The Employment Law Alliance (ELA), the world’s largest network of management-side labor, employment and immigration lawyers, releases its first “Employer Pulse” survey. The inaugural poll examines labor and employment concerns related to office romance in advance of Valentine’s Day.
The survey was open to ELA member firms throughout the U.S. and Canada with responses from 38 states and seven Canadian provinces.
The major takeaway from the results is that technology has greatly impacted the dynamics of office relationships. More than 81 percent of responding employment lawyers cited the emergence of communications channels, such as instant messaging, email and Facebook, as having a “moderate” to “major” impact.
Scott C. Beightol, a partner with Milwaukee-based Michael Best & Friedrich LLP, commented:
Social media and IM are just another communication channel, and they offer both a conduit for and an evidentiary trail of a personal relationship beyond work. It is still surprising, although we all know these messages are a record and traceable, how relaxed the communication is. And the amount of work time that is wasted pursuing these private interests is still a problem. Love (or lust) has no bounds.
The survey also revealed that it is becoming commonplace for employers to address office relationship issues in employee policies or handbooks. ELA members reported that more than 72 percent of the companies for which they work have promulgated such policies.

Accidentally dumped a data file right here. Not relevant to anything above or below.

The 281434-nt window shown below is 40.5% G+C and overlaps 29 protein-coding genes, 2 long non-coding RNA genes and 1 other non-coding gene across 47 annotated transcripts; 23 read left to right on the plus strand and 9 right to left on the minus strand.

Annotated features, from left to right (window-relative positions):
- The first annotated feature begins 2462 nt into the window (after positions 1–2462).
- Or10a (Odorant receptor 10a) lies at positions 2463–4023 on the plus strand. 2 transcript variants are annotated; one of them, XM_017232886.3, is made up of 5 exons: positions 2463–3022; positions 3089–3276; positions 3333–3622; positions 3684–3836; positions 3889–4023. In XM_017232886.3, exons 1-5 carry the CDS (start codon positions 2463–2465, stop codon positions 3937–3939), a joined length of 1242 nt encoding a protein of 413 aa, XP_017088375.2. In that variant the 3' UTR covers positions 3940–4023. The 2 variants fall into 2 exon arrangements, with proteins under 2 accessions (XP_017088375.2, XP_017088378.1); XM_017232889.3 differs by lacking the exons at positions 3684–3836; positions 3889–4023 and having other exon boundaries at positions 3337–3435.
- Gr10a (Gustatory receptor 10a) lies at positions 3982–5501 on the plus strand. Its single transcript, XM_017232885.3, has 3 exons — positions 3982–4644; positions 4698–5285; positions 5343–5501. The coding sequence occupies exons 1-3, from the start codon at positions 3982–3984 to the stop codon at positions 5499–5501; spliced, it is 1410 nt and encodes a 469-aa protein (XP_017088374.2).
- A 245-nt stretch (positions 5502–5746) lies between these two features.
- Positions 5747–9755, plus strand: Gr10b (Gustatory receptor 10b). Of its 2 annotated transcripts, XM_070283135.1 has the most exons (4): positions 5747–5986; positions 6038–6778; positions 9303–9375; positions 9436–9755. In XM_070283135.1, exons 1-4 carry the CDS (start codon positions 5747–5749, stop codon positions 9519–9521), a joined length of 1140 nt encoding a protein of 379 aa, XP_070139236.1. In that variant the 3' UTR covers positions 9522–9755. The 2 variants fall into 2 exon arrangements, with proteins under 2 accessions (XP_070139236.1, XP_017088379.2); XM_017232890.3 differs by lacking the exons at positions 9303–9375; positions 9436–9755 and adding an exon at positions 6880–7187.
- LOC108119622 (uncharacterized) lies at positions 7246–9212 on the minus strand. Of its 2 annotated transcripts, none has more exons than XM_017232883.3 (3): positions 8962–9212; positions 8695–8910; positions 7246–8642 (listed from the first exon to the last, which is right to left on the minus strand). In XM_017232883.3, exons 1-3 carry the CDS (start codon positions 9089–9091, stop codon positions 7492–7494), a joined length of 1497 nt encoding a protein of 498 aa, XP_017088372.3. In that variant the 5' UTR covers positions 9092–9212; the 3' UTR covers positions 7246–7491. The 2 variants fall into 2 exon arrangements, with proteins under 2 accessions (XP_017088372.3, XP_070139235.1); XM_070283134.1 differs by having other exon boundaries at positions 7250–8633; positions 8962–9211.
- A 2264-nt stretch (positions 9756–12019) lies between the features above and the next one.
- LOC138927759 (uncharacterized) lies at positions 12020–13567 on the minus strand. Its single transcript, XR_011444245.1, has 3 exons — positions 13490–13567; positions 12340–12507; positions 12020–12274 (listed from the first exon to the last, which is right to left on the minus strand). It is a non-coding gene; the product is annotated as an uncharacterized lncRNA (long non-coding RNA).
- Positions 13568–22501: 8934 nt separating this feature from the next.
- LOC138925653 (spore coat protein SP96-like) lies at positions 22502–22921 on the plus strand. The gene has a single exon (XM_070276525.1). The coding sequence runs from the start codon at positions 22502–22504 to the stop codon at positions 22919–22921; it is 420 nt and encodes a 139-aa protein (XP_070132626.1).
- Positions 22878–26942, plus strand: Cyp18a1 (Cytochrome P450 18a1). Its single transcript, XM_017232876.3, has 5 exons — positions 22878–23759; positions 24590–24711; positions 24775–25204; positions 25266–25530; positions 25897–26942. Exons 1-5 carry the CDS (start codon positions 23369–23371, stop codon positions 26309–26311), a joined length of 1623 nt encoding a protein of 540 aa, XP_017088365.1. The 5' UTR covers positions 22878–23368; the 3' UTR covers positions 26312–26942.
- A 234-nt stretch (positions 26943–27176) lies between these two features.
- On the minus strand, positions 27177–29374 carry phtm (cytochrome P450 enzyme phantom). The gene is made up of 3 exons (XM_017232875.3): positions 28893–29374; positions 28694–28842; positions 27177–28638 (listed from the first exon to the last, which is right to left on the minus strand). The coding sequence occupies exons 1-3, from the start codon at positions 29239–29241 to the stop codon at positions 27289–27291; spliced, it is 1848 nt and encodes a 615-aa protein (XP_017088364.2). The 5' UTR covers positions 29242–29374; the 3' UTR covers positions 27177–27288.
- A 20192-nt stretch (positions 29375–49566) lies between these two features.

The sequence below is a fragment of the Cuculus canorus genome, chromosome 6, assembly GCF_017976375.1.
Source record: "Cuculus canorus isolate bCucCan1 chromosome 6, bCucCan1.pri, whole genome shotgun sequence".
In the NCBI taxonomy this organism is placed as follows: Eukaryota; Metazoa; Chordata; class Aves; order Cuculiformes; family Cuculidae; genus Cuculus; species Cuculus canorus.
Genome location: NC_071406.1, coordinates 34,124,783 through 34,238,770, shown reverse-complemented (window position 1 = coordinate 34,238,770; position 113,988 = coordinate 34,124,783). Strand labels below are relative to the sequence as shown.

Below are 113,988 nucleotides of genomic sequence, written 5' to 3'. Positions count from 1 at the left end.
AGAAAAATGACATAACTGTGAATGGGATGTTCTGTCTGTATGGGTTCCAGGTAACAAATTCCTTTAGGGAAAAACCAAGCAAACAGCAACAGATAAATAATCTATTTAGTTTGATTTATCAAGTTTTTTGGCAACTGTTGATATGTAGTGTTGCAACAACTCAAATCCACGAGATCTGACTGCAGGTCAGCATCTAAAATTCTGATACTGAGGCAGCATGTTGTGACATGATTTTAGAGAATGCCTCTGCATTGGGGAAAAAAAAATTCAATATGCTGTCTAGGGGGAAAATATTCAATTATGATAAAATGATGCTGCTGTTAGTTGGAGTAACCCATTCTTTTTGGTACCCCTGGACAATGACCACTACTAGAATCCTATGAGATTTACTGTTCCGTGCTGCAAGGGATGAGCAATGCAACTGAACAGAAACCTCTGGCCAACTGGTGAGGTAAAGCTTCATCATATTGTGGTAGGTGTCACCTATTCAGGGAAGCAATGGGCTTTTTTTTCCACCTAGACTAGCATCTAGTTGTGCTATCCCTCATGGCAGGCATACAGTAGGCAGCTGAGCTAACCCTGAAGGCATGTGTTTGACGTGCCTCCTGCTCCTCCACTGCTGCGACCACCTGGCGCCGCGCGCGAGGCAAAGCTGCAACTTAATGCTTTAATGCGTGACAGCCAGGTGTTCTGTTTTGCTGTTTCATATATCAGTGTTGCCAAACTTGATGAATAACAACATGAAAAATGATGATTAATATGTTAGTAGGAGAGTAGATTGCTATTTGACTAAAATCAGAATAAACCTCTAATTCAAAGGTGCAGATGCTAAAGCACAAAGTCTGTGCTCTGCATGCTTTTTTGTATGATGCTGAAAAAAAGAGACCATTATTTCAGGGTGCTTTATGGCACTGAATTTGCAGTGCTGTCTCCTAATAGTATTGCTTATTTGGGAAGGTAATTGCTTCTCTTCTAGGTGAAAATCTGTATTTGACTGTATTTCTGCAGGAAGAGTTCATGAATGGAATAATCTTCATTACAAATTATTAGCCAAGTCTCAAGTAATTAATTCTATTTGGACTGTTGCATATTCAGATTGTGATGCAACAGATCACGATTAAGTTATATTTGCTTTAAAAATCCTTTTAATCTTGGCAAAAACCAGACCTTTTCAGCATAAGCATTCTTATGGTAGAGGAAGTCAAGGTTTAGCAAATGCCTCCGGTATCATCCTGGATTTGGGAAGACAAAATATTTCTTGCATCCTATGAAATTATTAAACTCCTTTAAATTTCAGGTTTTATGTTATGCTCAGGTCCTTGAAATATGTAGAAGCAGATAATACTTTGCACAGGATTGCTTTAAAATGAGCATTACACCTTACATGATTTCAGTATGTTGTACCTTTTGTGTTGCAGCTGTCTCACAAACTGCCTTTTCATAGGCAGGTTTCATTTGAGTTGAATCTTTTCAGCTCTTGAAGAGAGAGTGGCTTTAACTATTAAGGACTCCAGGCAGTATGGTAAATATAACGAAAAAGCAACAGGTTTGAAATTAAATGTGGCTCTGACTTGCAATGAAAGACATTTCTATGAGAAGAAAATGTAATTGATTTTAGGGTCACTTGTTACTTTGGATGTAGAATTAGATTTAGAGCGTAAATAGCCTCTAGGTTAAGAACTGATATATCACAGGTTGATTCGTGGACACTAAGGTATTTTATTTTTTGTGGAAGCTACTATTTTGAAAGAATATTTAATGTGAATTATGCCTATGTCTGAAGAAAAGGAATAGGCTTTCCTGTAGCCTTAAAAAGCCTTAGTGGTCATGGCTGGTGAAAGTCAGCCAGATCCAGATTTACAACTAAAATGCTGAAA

However, requirements that employees disclose relationships are not universal, with survey respondents split, citing concerns such as employee privacy.
“Most employers will implement policies that attempt to restrict office relationships, but will make clear provisions for transfer/department change in the event of an actual or perceived power relationship,” said Shana French of Toronto-based Sherrard Kuzz LLP.
ELA attorneys were also split on the question of whether office relationships are more or less prevalent than 10 years ago.
Stephen J. Hirschfeld, CEO and Founder of the ELA and partner at San Francisco-based Hirschfeld Kraemer LLP, responded that he observed an increase in office relationships and offered, “People work harder today and spend more time at the office than ever before. So their social life and work life are much more entangled.”
While less-than-half of ELA members polled pegged the percent of employment claims they handle involving office romance issues in the “5-25%” category, four percent responded that “more than 25%” of the claims they handle touch on this issue.
The data suggests that, overall, office romance remains alive, but in flux. For some employers it is not an issue, while for others it is a major concern.
Overall, the survey indicates that the dynamic of office relationships has adapted to modern times. Technology has created new avenues for coupling, posing a challenge for employers, as well as an opportunity, as misbehaving employees are now leaving behind far more traceable digital trails.
As Carl Crosby Lehman, principal and Employment and Labor Chair for Minneapolis-based Gray Plant Mooty observed, the issue is truly evergreen, “As long as there are employees there will be employees dating each other.”
About The Employment Law Alliance:
The Employment Law Alliance is the world's largest network of labor, employment and immigration lawyers. With specialists in more than 135 countries, all 50 states and each Canadian province, the ELA provides multi-state and multi-national companies with seamless and cost-effective services worldwide. On the web at: https://www.ela.law.
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